This question-mark-shaped bay is the nexus of the Kona Coast, sending snorkeling parties and fishing charters off from the pier, welcoming back record marlin catches, challenging Ironman triathletes, nursing the area's several histories. There's always a nice breeze here, the cooling shade of a banyan tree and something to eat. It has been a lure for a good 200 years.
At the northern end, apart from the water traffic on a platform in the bay and generally overlooked, is the reconstructed heiau (hay-ow), or temple, that served as the seat of government 1812-1819 for Hawaii's most famous king, Kamehameha the Great. He unified all the islands into a single nation. Get used to his name; it's everywhere.
Ahuena Heiau, a small complex of thatched shelters, carved figurines and an oracle tower, was where King Kam, for short, performed rituals, prayed, ran his government and brought up his son, Liholiho, in the old ways. Today, toddlers play safely on the shard of beach nearby. Five nights a week, they hold the Island Breeze Luau on the adjacent shore.
Huilhee Palace, completed in 1838, dozes by the bay's southern end. It's a two-story summer cottage that wouldn't be out of place in New England, except for the palm trees and the fact that its 3-foot-thick walls, now stuccoed, are built of lava stones and coral mortar. A double porch, with a dieter's dollop of gingerbread, looks out to sea.
It sustained damage during the Oct. 15, 2006, earthquake and is still undergoing repairs. If you could see it in all its glory -- you can't right now because most of its artifacts are in safe-keeping until the building is fully restored -- you'd find doors and furniture made of koa, a lustrous dark-auburn hardwood native to Hawaii; a reproduction Hawaiian sled, testament that surfing wasn't the only radical sport of the pre-contact era; and decorative redwood pillars that King Kalakaua picked up on a state visit to California. He and his queen, Kapiolani, bought the building in 1884 and commissioned the massive and ornately carved koa wardrobe that took the silver medal at the Paris International Exhibition of 1889. The wardrobe's rightful place is here, and, according to the nonprofit Daughters of Hawaii that oversees the palace, it survived the quake intact.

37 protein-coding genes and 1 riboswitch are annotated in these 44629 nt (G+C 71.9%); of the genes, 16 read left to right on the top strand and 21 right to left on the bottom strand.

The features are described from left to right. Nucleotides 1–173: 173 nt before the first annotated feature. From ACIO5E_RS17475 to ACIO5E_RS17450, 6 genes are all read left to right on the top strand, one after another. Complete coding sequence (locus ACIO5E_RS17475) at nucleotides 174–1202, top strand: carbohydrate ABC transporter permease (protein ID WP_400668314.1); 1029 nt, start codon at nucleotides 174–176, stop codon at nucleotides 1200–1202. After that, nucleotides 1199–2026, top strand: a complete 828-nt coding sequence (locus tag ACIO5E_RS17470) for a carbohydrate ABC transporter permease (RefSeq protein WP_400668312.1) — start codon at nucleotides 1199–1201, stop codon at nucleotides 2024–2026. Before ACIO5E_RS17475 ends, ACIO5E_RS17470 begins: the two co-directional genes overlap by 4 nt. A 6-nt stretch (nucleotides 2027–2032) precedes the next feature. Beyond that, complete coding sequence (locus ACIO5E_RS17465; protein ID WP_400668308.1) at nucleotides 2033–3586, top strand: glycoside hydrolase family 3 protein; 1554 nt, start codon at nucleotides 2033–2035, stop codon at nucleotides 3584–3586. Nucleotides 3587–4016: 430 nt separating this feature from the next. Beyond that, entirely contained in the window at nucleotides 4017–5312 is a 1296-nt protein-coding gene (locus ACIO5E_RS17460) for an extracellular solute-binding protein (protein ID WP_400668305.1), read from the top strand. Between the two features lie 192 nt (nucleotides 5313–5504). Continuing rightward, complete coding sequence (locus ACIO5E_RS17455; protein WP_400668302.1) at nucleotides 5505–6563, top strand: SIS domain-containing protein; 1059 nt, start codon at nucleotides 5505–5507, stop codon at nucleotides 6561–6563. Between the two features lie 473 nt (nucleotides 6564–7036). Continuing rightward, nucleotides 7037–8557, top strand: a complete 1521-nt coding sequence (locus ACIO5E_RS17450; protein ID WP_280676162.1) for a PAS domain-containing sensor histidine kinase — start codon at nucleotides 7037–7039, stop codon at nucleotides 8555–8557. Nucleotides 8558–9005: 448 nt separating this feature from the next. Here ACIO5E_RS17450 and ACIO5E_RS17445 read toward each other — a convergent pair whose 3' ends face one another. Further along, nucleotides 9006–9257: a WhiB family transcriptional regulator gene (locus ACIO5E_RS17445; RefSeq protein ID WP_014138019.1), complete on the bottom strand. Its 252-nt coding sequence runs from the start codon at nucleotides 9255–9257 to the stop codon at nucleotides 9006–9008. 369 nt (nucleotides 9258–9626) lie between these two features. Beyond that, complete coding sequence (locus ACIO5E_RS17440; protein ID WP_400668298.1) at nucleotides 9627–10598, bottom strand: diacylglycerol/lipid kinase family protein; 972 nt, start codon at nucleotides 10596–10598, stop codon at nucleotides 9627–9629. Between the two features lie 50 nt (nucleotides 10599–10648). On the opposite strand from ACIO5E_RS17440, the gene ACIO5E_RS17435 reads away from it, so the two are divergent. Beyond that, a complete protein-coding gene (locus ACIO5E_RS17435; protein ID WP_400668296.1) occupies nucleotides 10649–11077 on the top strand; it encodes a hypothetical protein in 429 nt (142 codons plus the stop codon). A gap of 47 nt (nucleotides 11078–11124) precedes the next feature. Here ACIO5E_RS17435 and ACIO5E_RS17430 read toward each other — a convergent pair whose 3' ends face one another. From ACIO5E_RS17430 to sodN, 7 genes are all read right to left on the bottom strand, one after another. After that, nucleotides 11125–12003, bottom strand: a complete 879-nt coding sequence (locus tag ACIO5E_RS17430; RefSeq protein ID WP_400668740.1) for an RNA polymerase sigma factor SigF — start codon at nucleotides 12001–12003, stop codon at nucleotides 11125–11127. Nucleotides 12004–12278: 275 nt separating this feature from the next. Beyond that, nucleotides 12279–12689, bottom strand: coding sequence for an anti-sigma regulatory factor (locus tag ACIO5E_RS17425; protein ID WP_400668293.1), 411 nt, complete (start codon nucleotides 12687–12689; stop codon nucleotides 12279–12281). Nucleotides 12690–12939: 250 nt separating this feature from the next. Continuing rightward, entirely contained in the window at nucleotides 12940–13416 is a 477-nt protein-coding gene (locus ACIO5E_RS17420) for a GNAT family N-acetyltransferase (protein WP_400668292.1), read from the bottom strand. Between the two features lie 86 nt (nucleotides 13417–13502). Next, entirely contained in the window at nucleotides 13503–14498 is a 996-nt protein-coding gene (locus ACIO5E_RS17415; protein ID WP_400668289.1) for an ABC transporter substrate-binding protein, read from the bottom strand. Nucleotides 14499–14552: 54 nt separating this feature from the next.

Across Alii Drive, and older than Hulihee Palace, is Mokuaikaua Church, the first in the Hawaiian Islands. According to church historians, at least some of its stones came from pre-contact Hawaiian temples, destroyed on the orders of King Liholiho even before missionaries arrived. The sanctuary's exposed beams are of ohia, another native Hawaiian hardwood, plucked from the slopes of Hualalai Volcano that rises above the town. On either side of the altar are those strange standards, called kahili, that look something like a lampshade covered in feathers. They're one of the symbols of Hawaiian royalty.
Another old-timer is the red-roofed Kona Inn, the 1928 hotel, now a restaurant, responsible for putting Kona on the marlin-fishing map. It's at its most charming during a dinner of ono, a mild, sweet white-meated fish, accompanied by the flicker of tiki torches and the sound of the surf.